Posts Tagged Serviam

History: Private Security Contractor Myles Standish, and Thanksgiving

   This story was from last year, but I thought I would bring it up again for turkey day.  Enjoy and happy holidays. –Head Jundi

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Thanksgiving, the colonies security,  and the private security contractor Myles Standish that made it all happen.

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Industry Talk: Just How Overpaid are We?

First off, I wanted to give a big thumbs up to a really cool magazine called Serviam.  I highly suggest getting a subscription, or just reading through the website every once in awhile.  The articles are great stuff to chew on, for the industry.  

As far as this discussion goes, I think it is important to talk about our value as a whole, and what we are really worth out there.  And because this industry has evolved so quickly, your ammunition for evaluating contracts and future employment, starts with a basic knowledge of what you are worth.   Cheers and happy job hunting out there. -Head Jundi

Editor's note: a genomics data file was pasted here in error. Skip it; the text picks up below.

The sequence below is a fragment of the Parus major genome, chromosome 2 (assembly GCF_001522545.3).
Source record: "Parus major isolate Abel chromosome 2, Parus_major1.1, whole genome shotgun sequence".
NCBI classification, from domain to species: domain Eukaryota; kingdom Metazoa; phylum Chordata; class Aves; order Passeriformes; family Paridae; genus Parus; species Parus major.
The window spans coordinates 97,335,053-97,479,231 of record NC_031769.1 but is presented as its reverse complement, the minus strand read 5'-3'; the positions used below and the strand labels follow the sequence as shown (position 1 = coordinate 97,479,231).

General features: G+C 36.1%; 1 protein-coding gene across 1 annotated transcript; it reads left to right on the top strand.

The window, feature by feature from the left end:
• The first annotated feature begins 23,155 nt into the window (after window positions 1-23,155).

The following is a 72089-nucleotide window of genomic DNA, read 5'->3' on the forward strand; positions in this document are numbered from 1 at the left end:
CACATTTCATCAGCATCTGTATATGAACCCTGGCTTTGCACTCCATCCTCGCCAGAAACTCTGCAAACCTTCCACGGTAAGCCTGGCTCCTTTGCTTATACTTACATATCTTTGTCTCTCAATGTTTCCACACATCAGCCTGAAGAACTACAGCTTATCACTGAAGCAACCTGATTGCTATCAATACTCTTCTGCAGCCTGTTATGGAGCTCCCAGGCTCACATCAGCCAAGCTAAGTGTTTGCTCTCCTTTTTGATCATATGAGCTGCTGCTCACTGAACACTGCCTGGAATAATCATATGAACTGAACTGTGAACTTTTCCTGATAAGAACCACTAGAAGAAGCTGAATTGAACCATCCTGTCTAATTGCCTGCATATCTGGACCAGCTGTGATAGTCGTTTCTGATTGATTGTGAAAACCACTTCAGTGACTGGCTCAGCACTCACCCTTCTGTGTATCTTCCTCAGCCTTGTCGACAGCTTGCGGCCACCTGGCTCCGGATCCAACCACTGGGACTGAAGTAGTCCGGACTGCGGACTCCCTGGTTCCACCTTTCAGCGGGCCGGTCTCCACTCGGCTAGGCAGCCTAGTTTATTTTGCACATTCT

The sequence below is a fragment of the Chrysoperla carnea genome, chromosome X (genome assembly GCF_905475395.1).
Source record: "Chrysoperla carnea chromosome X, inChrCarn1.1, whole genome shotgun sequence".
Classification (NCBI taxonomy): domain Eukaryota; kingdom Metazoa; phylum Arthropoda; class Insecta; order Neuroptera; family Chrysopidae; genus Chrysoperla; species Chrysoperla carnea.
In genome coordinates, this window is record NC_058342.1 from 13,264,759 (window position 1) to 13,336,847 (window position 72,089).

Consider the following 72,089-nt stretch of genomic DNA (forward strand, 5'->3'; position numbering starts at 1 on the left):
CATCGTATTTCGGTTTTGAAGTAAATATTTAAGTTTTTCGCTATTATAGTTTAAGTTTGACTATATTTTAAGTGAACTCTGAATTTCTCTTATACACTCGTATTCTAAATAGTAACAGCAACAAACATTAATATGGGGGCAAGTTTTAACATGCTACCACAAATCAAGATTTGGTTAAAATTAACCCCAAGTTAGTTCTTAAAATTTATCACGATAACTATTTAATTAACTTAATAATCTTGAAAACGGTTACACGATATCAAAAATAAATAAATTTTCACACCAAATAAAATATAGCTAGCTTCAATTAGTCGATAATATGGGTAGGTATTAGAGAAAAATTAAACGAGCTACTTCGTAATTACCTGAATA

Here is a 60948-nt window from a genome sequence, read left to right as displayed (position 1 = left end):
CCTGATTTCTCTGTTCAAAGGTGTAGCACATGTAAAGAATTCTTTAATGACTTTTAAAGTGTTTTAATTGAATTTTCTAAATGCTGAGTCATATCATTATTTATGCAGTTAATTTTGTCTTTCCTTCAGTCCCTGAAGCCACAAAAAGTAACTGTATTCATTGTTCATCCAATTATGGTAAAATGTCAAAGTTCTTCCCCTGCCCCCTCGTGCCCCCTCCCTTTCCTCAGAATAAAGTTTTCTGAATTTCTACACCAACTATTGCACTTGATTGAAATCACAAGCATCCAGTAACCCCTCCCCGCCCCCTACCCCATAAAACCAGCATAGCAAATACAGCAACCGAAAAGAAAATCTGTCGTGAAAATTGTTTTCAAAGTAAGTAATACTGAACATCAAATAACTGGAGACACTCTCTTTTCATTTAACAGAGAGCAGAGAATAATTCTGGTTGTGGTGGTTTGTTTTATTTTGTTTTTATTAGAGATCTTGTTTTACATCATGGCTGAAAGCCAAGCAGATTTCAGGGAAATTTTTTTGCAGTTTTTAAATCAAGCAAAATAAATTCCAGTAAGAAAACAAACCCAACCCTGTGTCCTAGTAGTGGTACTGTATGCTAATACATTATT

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Just How Overpaid are Private Security Contractors?

By Ann Jocelyn

A base pay of $165,000 per year is a lot of money for most people, especially to a soldier. It’s no wonder that some military professionals aspire to become highly paid private security contractors (PSCs), and that others will simply resent them for earning these high wages.

Compared with the basic pay of an active duty E-6 staff sergeant with 10 years of service, the cash compensation of a top-end PSC is a small fortune. Some critics are outraged that a high-end contractor is paid nearly five times as much as that of an E-6. The contracting system, they say, is unfair to the troops and is a rip-off of the taxpayer. For every one contractor, the reasoning goes, the U.S. could pay for five staff sergeants.

That might make sense if the compensation systems were similar. But they aren’t. Serviam spoke with some of the highest-paid PSCs in Iraq to learn exactly what they earn in salary and benefits, and what they return to the government in taxes. We then looked at official U.S. military compensation charts. When comparing net cash and noncash compensation, we found that the E-6 sergeant can take home more pay and benefits than the security contractor. Read the rest of this entry »

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